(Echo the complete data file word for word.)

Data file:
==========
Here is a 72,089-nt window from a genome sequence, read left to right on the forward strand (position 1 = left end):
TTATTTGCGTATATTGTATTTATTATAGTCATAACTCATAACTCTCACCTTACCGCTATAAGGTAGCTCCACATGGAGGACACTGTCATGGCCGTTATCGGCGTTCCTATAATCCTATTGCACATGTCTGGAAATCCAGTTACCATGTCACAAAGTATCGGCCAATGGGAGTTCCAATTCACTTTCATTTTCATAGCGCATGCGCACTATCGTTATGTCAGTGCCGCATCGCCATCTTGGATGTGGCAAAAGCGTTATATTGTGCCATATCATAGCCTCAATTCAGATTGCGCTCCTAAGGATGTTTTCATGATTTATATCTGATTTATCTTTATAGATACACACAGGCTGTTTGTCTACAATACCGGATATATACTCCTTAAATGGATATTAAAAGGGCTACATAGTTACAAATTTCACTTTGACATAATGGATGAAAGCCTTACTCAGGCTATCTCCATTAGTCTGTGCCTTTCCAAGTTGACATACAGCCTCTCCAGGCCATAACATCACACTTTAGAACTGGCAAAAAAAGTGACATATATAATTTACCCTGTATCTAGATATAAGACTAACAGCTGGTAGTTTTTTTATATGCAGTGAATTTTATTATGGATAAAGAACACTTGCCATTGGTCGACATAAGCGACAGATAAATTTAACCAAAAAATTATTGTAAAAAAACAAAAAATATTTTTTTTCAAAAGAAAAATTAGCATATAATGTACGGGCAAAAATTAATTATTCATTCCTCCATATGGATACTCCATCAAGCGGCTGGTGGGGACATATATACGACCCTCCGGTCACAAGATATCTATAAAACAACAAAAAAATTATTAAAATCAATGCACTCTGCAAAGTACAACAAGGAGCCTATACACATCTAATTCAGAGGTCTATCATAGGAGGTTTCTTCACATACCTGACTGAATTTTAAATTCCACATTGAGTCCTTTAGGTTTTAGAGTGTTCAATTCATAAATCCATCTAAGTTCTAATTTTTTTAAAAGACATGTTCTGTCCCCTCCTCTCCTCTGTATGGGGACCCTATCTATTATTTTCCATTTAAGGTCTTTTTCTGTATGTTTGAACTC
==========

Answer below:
Here is a 72,089-nt window from a genome sequence, read left to right on the forward strand (position 1 = left end):
TTATTTGCGTATATTGTATTTATTATAGTCATAACTCATAACTCTCACCTTACCGCTATAAGGTAGCTCCACATGGAGGACACTGTCATGGCCGTTATCGGCGTTCCTATAATCCTATTGCACATGTCTGGAAATCCAGTTACCATGTCACAAAGTATCGGCCAATGGGAGTTCCAATTCACTTTCATTTTCATAGCGCATGCGCACTATCGTTATGTCAGTGCCGCATCGCCATCTTGGATGTGGCAAAAGCGTTATATTGTGCCATATCATAGCCTCAATTCAGATTGCGCTCCTAAGGATGTTTTCATGATTTATATCTGATTTATCTTTATAGATACACACAGGCTGTTTGTCTACAATACCGGATATATACTCCTTAAATGGATATTAAAAGGGCTACATAGTTACAAATTTCACTTTGACATAATGGATGAAAGCCTTACTCAGGCTATCTCCATTAGTCTGTGCCTTTCCAAGTTGACATACAGCCTCTCCAGGCCATAACATCACACTTTAGAACTGGCAAAAAAAGTGACATATATAATTTACCCTGTATCTAGATATAAGACTAACAGCTGGTAGTTTTTTTATATGCAGTGAATTTTATTATGGATAAAGAACACTTGCCATTGGTCGACATAAGCGACAGATAAATTTAACCAAAAAATTATTGTAAAAAAACAAAAAATATTTTTTTTCAAAAGAAAAATTAGCATATAATGTACGGGCAAAAATTAATTATTCATTCCTCCATATGGATACTCCATCAAGCGGCTGGTGGGGACATATATACGACCCTCCGGTCACAAGATATCTATAAAACAACAAAAAAATTATTAAAATCAATGCACTCTGCAAAGTACAACAAGGAGCCTATACACATCTAATTCAGAGGTCTATCATAGGAGGTTTCTTCACATACCTGACTGAATTTTAAATTCCACATTGAGTCCTTTAGGTTTTAGAGTGTTCAATTCATAAATCCATCTAAGTTCTAATTTTTTTAAAAGACATGTTCTGTCCCCTCCTCTCCTCTGTATGGGGACCCTATCTATTATTTTCCATTTAAGGTCTTTTTCTGTATGTTTGAACTC